As predicted I had just packed my Villebrequin's (great brand in my mind), bucket and spade and good book and my Inbox was bombarded with CLG policy documents on planning and local government finance.
To most people this would trigger feelings of mild depression as the realisation hits that summer will be spent deliberating over how complicated Government might make its equalisation mechanism and whether the sequential test will be robust enough to prevent a migration to out of town development. I don't mind admitting I am actually pretty excited by the prospect. If I can't get excited about reforms as fundamental as this to our sector then I'm in the wrong job. The strong emphasis on a pro development agenda has certainly stirred up a bit of a hornet's nest which again has to be a good sign. Government wants people to engage with the planning system, and the media is a way of raising interest in the subject (ok, Planning is not the Daily Mail but you can only live in hope..).
From the parochial to the global the biggest threat to being interrupted wading through byzantine business rates policy over a Kelly's ice cream on the beach is the apocalyptic (or is it cataclysmic, not sure what Obama is now calling it - whichever is worse anyway) impact of the US defaulting on payments.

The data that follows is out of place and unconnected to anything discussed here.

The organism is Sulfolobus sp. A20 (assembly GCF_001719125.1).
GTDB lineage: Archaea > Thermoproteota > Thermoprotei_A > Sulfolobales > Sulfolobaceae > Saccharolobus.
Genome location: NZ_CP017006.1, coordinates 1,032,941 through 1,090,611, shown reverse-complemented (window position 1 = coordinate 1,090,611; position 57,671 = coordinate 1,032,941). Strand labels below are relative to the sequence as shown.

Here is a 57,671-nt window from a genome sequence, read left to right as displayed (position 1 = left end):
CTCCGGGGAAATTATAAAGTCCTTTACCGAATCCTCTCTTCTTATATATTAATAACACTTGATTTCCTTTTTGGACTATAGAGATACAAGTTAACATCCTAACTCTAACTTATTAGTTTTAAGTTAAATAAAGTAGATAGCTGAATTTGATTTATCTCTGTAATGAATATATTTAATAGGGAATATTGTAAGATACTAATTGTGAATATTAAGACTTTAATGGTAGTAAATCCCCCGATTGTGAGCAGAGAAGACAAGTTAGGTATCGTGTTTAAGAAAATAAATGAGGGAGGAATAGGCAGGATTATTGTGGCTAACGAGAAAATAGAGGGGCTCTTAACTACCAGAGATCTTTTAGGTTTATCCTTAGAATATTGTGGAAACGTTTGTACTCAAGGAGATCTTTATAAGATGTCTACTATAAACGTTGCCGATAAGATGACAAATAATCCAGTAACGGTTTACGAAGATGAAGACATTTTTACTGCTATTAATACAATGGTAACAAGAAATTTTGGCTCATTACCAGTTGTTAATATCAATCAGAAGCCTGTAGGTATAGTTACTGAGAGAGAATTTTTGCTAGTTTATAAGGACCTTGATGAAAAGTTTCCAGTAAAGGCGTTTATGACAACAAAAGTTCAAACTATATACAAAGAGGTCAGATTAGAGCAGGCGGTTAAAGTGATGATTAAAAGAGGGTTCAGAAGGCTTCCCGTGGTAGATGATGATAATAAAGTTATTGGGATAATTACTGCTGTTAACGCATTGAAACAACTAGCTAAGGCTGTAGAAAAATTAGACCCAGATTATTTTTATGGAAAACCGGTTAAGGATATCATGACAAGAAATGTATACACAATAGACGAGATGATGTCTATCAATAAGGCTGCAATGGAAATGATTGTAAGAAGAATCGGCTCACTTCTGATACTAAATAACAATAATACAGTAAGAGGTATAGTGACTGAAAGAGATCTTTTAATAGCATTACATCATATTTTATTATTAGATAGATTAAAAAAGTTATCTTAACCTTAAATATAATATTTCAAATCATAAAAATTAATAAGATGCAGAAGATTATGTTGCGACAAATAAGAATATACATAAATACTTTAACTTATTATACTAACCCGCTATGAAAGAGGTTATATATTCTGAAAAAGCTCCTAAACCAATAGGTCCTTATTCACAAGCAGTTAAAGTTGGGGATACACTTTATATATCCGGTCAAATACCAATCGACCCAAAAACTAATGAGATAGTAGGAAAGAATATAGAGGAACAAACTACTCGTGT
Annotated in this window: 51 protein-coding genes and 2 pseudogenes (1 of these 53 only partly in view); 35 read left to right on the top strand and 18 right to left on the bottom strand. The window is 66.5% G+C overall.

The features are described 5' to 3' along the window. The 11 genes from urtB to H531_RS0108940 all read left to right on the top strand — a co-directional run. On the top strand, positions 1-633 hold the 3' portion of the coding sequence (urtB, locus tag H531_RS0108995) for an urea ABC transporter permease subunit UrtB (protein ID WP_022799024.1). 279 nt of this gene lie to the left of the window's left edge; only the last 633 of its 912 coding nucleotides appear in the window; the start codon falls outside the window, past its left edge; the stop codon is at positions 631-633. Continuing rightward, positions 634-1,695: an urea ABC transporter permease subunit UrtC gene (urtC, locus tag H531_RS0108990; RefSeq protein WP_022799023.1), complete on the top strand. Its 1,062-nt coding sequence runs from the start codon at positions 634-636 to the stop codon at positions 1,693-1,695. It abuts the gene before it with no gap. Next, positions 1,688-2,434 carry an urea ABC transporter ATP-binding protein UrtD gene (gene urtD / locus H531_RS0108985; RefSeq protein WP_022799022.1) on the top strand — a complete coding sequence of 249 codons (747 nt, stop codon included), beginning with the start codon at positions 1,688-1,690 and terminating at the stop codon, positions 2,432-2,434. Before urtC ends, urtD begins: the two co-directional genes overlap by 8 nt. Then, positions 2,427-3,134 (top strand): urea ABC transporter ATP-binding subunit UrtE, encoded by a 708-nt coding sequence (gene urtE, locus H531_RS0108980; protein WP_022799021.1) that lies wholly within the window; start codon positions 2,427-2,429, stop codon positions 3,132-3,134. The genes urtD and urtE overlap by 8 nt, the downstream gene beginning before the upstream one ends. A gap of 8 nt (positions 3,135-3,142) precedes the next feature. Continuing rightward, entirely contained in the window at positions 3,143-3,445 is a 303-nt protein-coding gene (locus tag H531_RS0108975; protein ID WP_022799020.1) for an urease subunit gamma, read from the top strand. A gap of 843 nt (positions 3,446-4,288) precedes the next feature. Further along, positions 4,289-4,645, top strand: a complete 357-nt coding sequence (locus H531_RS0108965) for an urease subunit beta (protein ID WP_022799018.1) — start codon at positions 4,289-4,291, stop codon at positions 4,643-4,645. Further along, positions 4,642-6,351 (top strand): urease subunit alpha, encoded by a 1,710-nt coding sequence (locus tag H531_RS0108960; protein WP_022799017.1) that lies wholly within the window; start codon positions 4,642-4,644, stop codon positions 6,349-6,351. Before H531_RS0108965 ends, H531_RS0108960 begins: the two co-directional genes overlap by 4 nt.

The view from Mark Meckler, one of the founders of the Tea Party movement who seem to be holding the balance of power on Capitol Hill, does not seem in particularly moveable. When asked whether there was a role for compromise his response was pretty robust - "We've been compromising for decades and that's why we're $14.3 trillion in debt now. We have compromised our way to the edge of fiscal disaster." Is this rhetoric politicians recklessly using their position to peddle a political ideology irrespective of the impact on the man on the street, or is this more of a political crisis than an economic one?
As always there are differing views but as we discussed in last week's blog the twin impacts of uncertainty and confidence can in themselves have a serious affect on the economy. At least the press team at Treasury won't be scratching their heads for increasingly nebulous explanations of poor economic performance.